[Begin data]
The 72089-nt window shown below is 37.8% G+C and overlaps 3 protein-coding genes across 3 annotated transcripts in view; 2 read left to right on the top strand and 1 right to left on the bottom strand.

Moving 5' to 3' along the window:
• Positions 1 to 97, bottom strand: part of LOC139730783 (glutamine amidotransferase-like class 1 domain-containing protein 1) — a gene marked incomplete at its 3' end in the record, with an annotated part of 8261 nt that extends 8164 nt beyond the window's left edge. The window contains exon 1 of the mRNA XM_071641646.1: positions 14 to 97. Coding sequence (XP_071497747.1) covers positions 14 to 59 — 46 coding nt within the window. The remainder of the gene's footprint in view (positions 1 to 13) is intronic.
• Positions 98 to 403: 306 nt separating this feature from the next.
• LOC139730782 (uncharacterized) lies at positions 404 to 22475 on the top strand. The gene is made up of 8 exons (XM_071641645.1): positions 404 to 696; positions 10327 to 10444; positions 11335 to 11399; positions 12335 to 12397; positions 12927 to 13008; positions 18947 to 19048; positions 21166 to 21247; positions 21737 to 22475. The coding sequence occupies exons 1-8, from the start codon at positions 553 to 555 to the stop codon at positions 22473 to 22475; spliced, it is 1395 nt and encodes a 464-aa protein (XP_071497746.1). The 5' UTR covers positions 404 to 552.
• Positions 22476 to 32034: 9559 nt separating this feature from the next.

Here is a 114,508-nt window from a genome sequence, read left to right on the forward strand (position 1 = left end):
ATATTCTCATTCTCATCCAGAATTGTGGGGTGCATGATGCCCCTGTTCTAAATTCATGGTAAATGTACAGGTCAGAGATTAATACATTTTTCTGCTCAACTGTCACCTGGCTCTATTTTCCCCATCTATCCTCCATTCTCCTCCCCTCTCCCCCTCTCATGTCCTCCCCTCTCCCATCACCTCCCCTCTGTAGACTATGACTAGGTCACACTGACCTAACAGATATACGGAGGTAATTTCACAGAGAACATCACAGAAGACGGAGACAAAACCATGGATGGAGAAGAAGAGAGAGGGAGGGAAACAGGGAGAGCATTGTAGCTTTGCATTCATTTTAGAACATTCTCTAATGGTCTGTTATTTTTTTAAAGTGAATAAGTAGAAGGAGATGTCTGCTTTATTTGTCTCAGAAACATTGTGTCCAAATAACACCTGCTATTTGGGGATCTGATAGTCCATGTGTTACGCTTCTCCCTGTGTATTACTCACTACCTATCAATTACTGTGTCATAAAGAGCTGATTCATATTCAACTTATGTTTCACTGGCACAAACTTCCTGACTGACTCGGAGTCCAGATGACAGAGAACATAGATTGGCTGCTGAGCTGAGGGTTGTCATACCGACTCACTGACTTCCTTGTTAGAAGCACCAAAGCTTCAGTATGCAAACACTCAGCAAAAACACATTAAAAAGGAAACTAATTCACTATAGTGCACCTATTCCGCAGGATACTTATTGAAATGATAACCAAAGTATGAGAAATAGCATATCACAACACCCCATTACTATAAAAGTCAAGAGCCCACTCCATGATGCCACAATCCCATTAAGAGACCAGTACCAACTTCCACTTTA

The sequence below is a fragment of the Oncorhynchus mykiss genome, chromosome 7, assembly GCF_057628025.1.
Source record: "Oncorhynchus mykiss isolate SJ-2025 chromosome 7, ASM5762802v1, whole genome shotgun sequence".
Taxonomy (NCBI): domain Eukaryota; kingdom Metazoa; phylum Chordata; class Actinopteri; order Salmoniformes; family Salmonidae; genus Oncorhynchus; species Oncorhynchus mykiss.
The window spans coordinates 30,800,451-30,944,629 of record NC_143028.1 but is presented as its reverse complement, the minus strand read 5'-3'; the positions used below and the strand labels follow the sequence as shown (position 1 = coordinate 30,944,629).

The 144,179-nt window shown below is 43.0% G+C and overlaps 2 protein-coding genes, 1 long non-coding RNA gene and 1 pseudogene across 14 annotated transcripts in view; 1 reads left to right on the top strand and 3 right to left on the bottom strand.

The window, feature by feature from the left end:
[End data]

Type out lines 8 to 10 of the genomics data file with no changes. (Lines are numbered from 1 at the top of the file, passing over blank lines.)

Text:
ATATTCTCATTCTCATCCAGAATTGTGGGGTGCATGATGCCCCTGTTCTAAATTCATGGTAAATGTACAGGTCAGAGATTAATACATTTTTCTGCTCAACTGTCACCTGGCTCTATTTTCCCCATCTATCCTCCATTCTCCTCCCCTCTCCCCCTCTCATGTCCTCCCCTCTCCCATCACCTCCCCTCTGTAGACTATGACTAGGTCACACTGACCTAACAGATATACGGAGGTAATTTCACAGAGAACATCACAGAAGACGGAGACAAAACCATGGATGGAGAAGAAGAGAGAGGGAGGGAAACAGGGAGAGCATTGTAGCTTTGCATTCATTTTAGAACATTCTCTAATGGTCTGTTATTTTTTTAAAGTGAATAAGTAGAAGGAGATGTCTGCTTTATTTGTCTCAGAAACATTGTGTCCAAATAACACCTGCTATTTGGGGATCTGATAGTCCATGTGTTACGCTTCTCCCTGTGTATTACTCACTACCTATCAATTACTGTGTCATAAAGAGCTGATTCATATTCAACTTATGTTTCACTGGCACAAACTTCCTGACTGACTCGGAGTCCAGATGACAGAGAACATAGATTGGCTGCTGAGCTGAGGGTTGTCATACCGACTCACTGACTTCCTTGTTAGAAGCACCAAAGCTTCAGTATGCAAACACTCAGCAAAAACACATTAAAAAGGAAACTAATTCACTATAGTGCACCTATTCCGCAGGATACTTATTGAAATGATAACCAAAGTATGAGAAATAGCATATCACAACACCCCATTACTATAAAAGTCAAGAGCCCACTCCATGATGCCACAATCCCATTAAGAGACCAGTACCAACTTCCACTTTA

The sequence below is a fragment of the Oncorhynchus mykiss genome, chromosome 7, assembly GCF_057628025.1.
Source record: "Oncorhynchus mykiss isolate SJ-2025 chromosome 7, ASM5762802v1, whole genome shotgun sequence".